CENTRAL TEXAS — With the Center of Disease Control (CDC) reporting West Nile infected mosquitoes in several counties in the state of Texas, we reached out to experts to understand why a human vaccine is not yet available, even though a veterinary vaccine has been in use for year.
Maria Elena Bottazzi, Ph.D., FASTMH, the Associate Dean of the National School of Tropical Medicine from Baylor's College of Medicine in Houston explained "it is a really major hurdle especially in the United States to develop new vaccine technology which are specifically for these neglected and emerging diseases...we tend to be very reactive rather than proactive...it requires, you know, a crisis for us to be able to respond."
Specifically discussing the development of a West Nile vaccine, Doctor Bottazzi further explained, "I'm sure they're having a hardship getting the funding to do what we call the advanced clinical development...I mean we're talking in the range of hundreds of millions even billions of dollars."
And that is exactly what the family of Cody Hopkins, the 13-year-old Central Texas boy who succumbed to West Nile in 2016, keeps getting told as the reason a vaccine is not yet available to the public.
Cody's grandmother, Rosalee Kibby said, "the sad thing is that its so preventable because there are vaccines out there...one doctor told us that he's been in front of congress twice to try to get funding for it and has been rejected twice...from what I understand is that the pharmaceutical companies do not think it would be profitable enough."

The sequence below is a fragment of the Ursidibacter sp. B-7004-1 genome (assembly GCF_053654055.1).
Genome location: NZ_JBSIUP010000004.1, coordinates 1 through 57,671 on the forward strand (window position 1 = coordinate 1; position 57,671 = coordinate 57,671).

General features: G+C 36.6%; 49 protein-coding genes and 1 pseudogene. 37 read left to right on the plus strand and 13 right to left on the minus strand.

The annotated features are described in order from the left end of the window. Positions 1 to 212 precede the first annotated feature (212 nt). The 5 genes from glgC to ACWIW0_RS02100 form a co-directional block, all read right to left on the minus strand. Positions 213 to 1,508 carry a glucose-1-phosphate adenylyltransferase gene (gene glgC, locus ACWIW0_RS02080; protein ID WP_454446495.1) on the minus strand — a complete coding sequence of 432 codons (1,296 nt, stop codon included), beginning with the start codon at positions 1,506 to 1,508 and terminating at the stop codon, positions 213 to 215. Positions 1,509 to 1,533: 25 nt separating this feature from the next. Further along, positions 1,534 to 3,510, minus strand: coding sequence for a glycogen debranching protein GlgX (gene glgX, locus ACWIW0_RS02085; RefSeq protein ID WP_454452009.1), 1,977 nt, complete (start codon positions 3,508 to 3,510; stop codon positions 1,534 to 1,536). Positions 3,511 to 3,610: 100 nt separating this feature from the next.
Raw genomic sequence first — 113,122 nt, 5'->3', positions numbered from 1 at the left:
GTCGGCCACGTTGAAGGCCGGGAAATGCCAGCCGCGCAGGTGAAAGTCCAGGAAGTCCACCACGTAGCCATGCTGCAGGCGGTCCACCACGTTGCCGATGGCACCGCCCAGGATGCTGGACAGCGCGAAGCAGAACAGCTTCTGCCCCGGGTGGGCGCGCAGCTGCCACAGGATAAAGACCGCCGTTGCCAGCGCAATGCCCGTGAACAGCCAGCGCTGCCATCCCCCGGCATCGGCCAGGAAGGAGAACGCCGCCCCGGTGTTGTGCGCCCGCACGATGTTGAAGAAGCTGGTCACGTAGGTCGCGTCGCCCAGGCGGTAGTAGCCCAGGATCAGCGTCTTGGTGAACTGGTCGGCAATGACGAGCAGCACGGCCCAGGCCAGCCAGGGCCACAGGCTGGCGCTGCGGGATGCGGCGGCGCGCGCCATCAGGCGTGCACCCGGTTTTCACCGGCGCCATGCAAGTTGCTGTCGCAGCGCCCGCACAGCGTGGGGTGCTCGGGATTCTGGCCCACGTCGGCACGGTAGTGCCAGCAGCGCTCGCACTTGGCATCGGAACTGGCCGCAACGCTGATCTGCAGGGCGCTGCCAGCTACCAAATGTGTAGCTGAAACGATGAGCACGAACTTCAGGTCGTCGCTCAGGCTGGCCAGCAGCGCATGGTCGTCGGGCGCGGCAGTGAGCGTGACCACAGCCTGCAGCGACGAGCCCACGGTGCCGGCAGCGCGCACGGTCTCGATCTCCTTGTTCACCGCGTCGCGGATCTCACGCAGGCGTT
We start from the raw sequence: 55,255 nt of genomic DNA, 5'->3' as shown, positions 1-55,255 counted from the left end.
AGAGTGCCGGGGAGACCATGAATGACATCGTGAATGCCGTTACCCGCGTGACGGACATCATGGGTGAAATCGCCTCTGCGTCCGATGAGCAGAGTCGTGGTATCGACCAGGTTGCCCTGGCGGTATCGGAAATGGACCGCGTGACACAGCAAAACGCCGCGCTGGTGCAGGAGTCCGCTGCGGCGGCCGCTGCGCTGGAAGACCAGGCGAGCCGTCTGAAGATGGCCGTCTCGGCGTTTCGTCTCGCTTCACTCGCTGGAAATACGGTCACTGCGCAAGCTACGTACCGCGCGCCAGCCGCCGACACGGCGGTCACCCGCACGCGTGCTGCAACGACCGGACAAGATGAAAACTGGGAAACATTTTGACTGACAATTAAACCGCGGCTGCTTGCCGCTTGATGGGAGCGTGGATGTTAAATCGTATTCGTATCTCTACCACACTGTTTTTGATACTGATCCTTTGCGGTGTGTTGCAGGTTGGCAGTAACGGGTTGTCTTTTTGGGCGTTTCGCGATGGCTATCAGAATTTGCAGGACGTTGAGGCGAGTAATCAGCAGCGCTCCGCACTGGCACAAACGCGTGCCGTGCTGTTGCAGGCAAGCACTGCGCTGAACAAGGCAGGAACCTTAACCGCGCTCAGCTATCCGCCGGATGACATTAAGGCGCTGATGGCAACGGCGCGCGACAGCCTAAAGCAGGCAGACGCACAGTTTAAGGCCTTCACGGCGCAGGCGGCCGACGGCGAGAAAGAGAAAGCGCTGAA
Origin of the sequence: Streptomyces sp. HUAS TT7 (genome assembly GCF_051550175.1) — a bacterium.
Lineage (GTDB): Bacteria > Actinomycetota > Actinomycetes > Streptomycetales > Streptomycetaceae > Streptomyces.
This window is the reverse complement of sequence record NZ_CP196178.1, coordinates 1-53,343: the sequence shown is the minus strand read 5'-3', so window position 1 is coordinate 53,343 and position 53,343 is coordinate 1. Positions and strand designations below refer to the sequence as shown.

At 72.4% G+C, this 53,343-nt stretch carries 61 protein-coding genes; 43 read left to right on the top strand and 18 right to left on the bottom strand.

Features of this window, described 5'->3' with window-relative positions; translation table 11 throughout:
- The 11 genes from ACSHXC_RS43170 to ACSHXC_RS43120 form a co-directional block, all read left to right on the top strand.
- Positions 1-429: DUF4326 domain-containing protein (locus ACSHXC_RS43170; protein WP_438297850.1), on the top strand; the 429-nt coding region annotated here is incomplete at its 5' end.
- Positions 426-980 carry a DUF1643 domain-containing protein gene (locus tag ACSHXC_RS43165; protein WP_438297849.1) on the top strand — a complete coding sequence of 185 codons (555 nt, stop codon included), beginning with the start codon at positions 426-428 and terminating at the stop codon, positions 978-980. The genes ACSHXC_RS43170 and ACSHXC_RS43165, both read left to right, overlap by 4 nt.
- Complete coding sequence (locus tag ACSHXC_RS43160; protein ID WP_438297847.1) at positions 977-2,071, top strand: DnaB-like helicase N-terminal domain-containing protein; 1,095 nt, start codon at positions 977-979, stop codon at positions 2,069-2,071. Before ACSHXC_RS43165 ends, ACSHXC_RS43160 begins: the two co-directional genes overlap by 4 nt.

The Hopkins Family has been working with Senator Lois W. Kolkhorst (R-Brenham). She gave the following statement:
"As Chair of the Senate Health & Human Services Committee, I take the emerging challenges of new infectious diseases very seriously. I was pleased to facilitate coordination between the Hopkins family and the Department of State Health Services which highlighted West Nile Virus as a health priority for our state. I will continue working with the Hopkins family and others on this important issue."
"This is the kind of things we need to do, right, raise the awareness, push such that there is a demand for finding more innovative solutions and how to accelerate the developments of these biologicals," Doctor Bottazzi said.